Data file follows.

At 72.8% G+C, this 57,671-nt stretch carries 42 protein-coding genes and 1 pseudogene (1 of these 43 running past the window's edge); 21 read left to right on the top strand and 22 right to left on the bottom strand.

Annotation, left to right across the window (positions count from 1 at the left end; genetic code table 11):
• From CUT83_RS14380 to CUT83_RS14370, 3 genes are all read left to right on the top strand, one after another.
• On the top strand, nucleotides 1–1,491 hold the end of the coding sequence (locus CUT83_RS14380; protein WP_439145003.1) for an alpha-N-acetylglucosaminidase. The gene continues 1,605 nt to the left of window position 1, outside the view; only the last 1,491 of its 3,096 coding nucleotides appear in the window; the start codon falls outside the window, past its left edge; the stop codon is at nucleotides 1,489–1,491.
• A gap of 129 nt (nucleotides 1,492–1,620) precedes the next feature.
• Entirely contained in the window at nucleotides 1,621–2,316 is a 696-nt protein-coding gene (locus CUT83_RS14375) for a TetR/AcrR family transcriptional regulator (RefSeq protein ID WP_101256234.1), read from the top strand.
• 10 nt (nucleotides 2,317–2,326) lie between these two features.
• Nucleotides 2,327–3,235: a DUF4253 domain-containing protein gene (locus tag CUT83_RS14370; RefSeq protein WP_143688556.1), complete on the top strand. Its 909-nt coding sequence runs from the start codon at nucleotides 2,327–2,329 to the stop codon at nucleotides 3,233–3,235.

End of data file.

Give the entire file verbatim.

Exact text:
At 72.8% G+C, this 57,671-nt stretch carries 42 protein-coding genes and 1 pseudogene (1 of these 43 running past the window's edge); 21 read left to right on the top strand and 22 right to left on the bottom strand.

Annotation, left to right across the window (positions count from 1 at the left end; genetic code table 11):
• From CUT83_RS14380 to CUT83_RS14370, 3 genes are all read left to right on the top strand, one after another.
• On the top strand, nucleotides 1–1,491 hold the end of the coding sequence (locus CUT83_RS14380; protein WP_439145003.1) for an alpha-N-acetylglucosaminidase. The gene continues 1,605 nt to the left of window position 1, outside the view; only the last 1,491 of its 3,096 coding nucleotides appear in the window; the start codon falls outside the window, past its left edge; the stop codon is at nucleotides 1,489–1,491.
• A gap of 129 nt (nucleotides 1,492–1,620) precedes the next feature.
• Entirely contained in the window at nucleotides 1,621–2,316 is a 696-nt protein-coding gene (locus CUT83_RS14375) for a TetR/AcrR family transcriptional regulator (RefSeq protein ID WP_101256234.1), read from the top strand.
• 10 nt (nucleotides 2,317–2,326) lie between these two features.
• Nucleotides 2,327–3,235: a DUF4253 domain-containing protein gene (locus tag CUT83_RS14370; RefSeq protein WP_143688556.1), complete on the top strand. Its 909-nt coding sequence runs from the start codon at nucleotides 2,327–2,329 to the stop codon at nucleotides 3,233–3,235.